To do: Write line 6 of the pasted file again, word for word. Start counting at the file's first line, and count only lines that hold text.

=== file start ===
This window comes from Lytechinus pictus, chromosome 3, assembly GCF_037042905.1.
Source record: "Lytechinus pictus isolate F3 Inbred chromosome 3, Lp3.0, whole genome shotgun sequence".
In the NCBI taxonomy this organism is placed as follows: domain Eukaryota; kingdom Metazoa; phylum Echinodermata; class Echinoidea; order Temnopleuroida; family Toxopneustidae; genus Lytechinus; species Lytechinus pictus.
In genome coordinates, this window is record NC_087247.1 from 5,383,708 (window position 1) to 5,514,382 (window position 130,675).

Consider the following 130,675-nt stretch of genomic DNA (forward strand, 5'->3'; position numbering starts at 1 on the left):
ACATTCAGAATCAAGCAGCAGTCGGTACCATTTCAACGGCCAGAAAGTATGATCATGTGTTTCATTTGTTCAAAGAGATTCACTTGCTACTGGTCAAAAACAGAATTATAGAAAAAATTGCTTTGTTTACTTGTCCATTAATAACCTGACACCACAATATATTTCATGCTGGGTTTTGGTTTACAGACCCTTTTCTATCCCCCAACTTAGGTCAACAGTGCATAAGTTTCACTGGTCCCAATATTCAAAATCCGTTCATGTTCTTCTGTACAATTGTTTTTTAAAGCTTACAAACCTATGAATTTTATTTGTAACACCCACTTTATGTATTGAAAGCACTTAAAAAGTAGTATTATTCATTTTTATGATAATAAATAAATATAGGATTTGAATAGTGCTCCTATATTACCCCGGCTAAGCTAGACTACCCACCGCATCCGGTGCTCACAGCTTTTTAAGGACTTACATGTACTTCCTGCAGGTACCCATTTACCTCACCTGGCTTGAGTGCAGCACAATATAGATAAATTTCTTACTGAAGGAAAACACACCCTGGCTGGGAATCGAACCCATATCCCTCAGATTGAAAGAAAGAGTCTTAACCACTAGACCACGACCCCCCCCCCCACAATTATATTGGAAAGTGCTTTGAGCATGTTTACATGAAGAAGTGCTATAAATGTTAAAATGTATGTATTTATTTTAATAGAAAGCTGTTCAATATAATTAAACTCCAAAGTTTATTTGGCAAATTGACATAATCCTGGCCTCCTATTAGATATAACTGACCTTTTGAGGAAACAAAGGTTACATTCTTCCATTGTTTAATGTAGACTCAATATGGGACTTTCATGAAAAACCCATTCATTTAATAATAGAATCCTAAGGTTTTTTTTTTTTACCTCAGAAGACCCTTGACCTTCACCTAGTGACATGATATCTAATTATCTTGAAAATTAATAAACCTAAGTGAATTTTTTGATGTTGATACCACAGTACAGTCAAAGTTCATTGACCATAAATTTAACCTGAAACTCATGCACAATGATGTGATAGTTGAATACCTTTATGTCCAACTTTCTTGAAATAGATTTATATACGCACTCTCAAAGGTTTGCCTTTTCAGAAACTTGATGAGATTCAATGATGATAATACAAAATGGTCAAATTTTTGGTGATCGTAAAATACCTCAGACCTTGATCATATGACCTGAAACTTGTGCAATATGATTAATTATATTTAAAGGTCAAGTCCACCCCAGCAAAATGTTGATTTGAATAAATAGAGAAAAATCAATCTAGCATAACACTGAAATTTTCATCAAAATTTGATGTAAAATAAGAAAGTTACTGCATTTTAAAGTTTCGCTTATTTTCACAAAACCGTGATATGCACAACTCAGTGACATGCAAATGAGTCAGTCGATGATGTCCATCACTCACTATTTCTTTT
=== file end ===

ACATTCAGAATCAAGCAGCAGTCGGTACCATTTCAACGGCCAGAAAGTATGATCATGTGTTTCATTTGTTCAAAGAGATTCACTTGCTACTGGTCAAAAACAGAATTATAGAAAAAATTGCTTTGTTTACTTGTCCATTAATAACCTGACACCACAATATATTTCATGCTGGGTTTTGGTTTACAGACCCTTTTCTATCCCCCAACTTAGGTCAACAGTGCATAAGTTTCACTGGTCCCAATATTCAAAATCCGTTCATGTTCTTCTGTACAATTGTTTTTTAAAGCTTACAAACCTATGAATTTTATTTGTAACACCCACTTTATGTATTGAAAGCACTTAAAAAGTAGTATTATTCATTTTTATGATAATAAATAAATATAGGATTTGAATAGTGCTCCTATATTACCCCGGCTAAGCTAGACTACCCACCGCATCCGGTGCTCACAGCTTTTTAAGGACTTACATGTACTTCCTGCAGGTACCCATTTACCTCACCTGGCTTGAGTGCAGCACAATATAGATAAATTTCTTACTGAAGGAAAACACACCCTGGCTGGGAATCGAACCCATATCCCTCAGATTGAAAGAAAGAGTCTTAACCACTAGACCACGACCCCCCCCCCCACAATTATATTGGAAAGTGCTTTGAGCATGTTTACATGAAGAAGTGCTATAAATGTTAAAATGTATGTATTTATTTTAATAGAAAGCTGTTCAATATAATTAAACTCCAAAGTTTATTTGGCAAATTGACATAATCCTGGCCTCCTATTAGATATAACTGACCTTTTGAGGAAACAAAGGTTACATTCTTCCATTGTTTAATGTAGACTCAATATGGGACTTTCATGAAAAACCCATTCATTTAATAATAGAATCCTAAGGTTTTTTTTTTTTACCTCAGAAGACCCTTGACCTTCACCTAGTGACATGATATCTAATTATCTTGAAAATTAATAAACCTAAGTGAATTTTTTGATGTTGATACCACAGTACAGTCAAAGTTCATTGACCATAAATTTAACCTGAAACTCATGCACAATGATGTGATAGTTGAATACCTTTATGTCCAACTTTCTTGAAATAGATTTATATACGCACTCTCAAAGGTTTGCCTTTTCAGAAACTTGATGAGATTCAATGATGATAATACAAAATGGTCAAATTTTTGGTGATCGTAAAATACCTCAGACCTTGATCATATGACCTGAAACTTGTGCAATATGATTAATTATATTTAAAGGTCAAGTCCACCCCAGCAAAATGTTGATTTGAATAAATAGAGAAAAATCAATCTAGCATAACACTGAAATTTTCATCAAAATTTGATGTAAAATAAGAAAGTTACTGCATTTTAAAGTTTCGCTTATTTTCACAAAACCGTGATATGCACAACTCAGTGACATGCAAATGAGTCAGTCGATGATGTCCATCACTCACTATTTCTTTT